put your time and energy into making the suspension work and if you really want to improve modify the way the fd is and make it so that it no longer limits handling

  8. #57
    Member BalkanMoto's Avatar
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    Appreciate the wise words from both @dirkchecken and @XB33BSA. I knew there had to be more to the design of the air box, especially since they changed its design almost immediately. Now it makes sense why the 1982 V45 Sabre has air coming in from the sides into the air box. But the 1983 V45 Sabre has it coming in through the top. You guys are totally right. I'll re-evaluate my options with the airbox, will need to figure out a better spot for the electronics that need to be relocated. Again thanks for the expert advice.
    TrialsRider likes this.

  9. #58
    Senior Member woodsman's Avatar
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    If you don't change your approach it's going to turn out to be piece of shit to ride. When are you going to deal with things that make a bike worth riding. The first thing on the budget should be repairing the front suspension you fucked up.

  10. #59
    Senior Member Teazer's Avatar
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    Quote Originally Posted by woodsman View Post
    If you don't change your approach it's going to turn out to be piece of shit to ride. When are you going to deal with things that make a bike worth riding. The first thing on the budget should be repairing the front suspension you fucked up.
    Would you like to explain how the forks are F'd up? Is it just the three inch drop or the complete lack of preload in revised format because he shortened the spring by 3" and failed to add three inches back to the spacer to maintain the stock preload. Or you alluding to the fact that 3" rebound springs are way too long and really mess up static sag?

    I have one bike on which I cut two inches off the springs and used them as rebound springs with >2" longer spacers to drop the bike for drag racing. I have another with solid spacers in place or rebound springs with super long spacers - again on a drag bike. Both work but not really suitable for the street.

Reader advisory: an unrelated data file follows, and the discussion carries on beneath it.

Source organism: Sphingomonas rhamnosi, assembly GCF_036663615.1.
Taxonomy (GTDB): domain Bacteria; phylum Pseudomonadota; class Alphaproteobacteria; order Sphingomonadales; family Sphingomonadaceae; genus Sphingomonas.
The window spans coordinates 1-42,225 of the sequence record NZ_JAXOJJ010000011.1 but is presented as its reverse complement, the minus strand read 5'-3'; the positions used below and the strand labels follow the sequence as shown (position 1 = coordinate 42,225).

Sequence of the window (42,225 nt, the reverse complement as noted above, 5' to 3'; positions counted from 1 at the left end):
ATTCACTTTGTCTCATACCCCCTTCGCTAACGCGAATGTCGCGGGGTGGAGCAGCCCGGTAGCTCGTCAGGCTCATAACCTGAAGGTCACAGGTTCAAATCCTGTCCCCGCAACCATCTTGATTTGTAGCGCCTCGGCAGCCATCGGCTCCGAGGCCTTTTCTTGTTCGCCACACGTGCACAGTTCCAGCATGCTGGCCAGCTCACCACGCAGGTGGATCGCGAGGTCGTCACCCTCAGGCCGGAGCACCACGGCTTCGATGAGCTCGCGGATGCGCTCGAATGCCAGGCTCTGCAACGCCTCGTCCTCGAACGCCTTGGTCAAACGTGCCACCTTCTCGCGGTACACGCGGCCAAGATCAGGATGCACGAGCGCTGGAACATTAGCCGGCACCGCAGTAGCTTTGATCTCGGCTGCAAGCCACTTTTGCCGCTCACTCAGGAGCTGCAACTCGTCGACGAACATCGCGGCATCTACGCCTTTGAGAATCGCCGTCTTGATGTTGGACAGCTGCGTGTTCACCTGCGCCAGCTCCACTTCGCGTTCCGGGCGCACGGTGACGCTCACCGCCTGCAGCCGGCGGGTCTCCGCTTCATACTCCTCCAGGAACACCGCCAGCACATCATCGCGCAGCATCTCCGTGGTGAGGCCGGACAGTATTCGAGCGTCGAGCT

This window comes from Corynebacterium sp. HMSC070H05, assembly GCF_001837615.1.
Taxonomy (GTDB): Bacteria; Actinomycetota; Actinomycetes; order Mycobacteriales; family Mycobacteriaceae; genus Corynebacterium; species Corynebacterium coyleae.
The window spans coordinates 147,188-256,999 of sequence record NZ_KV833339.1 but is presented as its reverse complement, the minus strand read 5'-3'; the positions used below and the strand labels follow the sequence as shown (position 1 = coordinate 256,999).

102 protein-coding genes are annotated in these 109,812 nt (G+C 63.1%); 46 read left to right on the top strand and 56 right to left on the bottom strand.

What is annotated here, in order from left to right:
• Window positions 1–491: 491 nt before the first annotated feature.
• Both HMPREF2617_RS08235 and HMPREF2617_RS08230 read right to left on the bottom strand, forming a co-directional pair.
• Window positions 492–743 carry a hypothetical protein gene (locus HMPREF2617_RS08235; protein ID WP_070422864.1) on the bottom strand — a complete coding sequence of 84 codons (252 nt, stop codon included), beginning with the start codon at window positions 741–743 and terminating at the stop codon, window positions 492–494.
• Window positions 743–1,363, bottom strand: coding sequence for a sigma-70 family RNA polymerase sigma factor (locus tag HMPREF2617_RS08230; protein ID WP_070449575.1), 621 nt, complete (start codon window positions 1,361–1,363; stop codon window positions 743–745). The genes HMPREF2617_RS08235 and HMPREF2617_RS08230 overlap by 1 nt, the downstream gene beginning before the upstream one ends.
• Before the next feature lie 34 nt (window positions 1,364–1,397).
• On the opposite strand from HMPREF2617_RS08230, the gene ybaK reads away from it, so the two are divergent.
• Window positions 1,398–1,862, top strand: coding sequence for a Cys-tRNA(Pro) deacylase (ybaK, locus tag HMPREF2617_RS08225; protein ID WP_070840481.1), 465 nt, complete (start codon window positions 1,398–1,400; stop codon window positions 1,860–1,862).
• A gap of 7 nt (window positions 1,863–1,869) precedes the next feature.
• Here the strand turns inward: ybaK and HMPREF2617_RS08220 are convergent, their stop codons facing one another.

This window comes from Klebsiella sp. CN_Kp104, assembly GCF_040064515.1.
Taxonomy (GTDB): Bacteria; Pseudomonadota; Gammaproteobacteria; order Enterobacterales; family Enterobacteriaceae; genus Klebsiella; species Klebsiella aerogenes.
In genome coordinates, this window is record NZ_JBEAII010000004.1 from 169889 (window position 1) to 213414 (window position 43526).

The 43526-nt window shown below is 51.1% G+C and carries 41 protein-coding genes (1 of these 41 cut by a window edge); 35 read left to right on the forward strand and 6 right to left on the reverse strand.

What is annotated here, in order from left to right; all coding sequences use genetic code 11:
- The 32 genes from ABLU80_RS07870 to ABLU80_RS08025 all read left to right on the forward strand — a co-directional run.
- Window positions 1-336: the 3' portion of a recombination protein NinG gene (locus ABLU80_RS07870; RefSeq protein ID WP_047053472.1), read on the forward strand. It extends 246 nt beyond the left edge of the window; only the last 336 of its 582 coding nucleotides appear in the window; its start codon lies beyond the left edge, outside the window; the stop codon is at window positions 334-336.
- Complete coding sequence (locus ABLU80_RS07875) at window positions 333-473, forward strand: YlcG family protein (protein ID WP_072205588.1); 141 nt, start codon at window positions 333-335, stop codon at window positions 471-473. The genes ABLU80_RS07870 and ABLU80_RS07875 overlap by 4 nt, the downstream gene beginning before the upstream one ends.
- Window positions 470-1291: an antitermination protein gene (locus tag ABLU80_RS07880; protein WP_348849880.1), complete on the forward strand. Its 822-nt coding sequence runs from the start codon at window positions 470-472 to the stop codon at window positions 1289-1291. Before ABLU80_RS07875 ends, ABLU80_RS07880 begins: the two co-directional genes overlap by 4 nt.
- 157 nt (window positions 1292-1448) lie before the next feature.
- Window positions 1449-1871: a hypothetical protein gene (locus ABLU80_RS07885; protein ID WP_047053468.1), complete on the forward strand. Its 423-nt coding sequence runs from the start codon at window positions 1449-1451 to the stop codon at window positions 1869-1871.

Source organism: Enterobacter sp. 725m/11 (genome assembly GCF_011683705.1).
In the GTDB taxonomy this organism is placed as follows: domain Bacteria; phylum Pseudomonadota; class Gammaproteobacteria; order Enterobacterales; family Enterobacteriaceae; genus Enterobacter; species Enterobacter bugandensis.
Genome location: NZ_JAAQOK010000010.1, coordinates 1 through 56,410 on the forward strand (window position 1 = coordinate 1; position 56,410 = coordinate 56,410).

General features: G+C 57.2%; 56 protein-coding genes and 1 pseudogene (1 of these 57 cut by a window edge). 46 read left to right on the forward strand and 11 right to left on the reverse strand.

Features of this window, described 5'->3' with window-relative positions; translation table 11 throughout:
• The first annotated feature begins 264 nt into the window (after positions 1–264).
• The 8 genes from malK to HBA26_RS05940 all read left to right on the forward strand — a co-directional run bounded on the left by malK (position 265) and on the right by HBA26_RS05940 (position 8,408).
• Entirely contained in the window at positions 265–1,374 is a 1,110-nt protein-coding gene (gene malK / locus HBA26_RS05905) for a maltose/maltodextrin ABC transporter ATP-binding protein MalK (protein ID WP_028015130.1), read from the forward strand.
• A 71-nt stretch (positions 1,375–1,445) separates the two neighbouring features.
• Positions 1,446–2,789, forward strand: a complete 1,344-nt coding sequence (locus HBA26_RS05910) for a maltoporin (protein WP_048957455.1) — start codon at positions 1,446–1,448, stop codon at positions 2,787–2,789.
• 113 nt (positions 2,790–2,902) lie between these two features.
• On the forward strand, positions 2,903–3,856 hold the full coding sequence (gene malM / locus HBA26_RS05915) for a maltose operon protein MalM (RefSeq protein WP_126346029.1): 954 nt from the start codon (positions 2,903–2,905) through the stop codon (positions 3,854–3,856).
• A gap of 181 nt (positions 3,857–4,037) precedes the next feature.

It will be interesting to see the revised rake and trail numbers on this project when it's assembled. I suspect that rake might be OK but trail may be lacking - along with cornering clearance.

  11. #60
    Member BalkanMoto's Avatar
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    For now I don't have a designated spot for the project bike in my garage where i can walk around and work on the project, so i need it to be in a rolling state. So until engine, frame, and electronic relocation are handled i'll keep it as is. I will come back to dealing with both the front and the rear suspension later on.

    Now on the topic of fucking it up. Maybe someone can enlighten me on where my mistake was. This is what i have done:

    Original state:
    |--3" 1/4--|-------21"-------|||--------1"------------| Total Depth to cover: 25" 1/4
    |--spacer--|--main spring--|||--rebound spring--|

    Modified state:
    |--4" 2/4--|-------18"----|||-----------3"------------| Total Depth to cover: 25" 2/4
    |--spacer--|--main spring--|||--rebound spring--|

    My thought process was that by having the rebound spring enlarged, and the spacer increased by 1" (aka what used to be the rebound spring), and adding an 1/4" extra for preload I would achieve the exact same travel characteristics. Main difference being the fork tube sits 2" lower into the bottom piece, compression travel is more or less the same (this is where i know im probably wrong and its actually less). So ye if someone could shed some light on this it be great.
    Last edited by BalkanMoto; 10-25-2018 at 11:02 AM.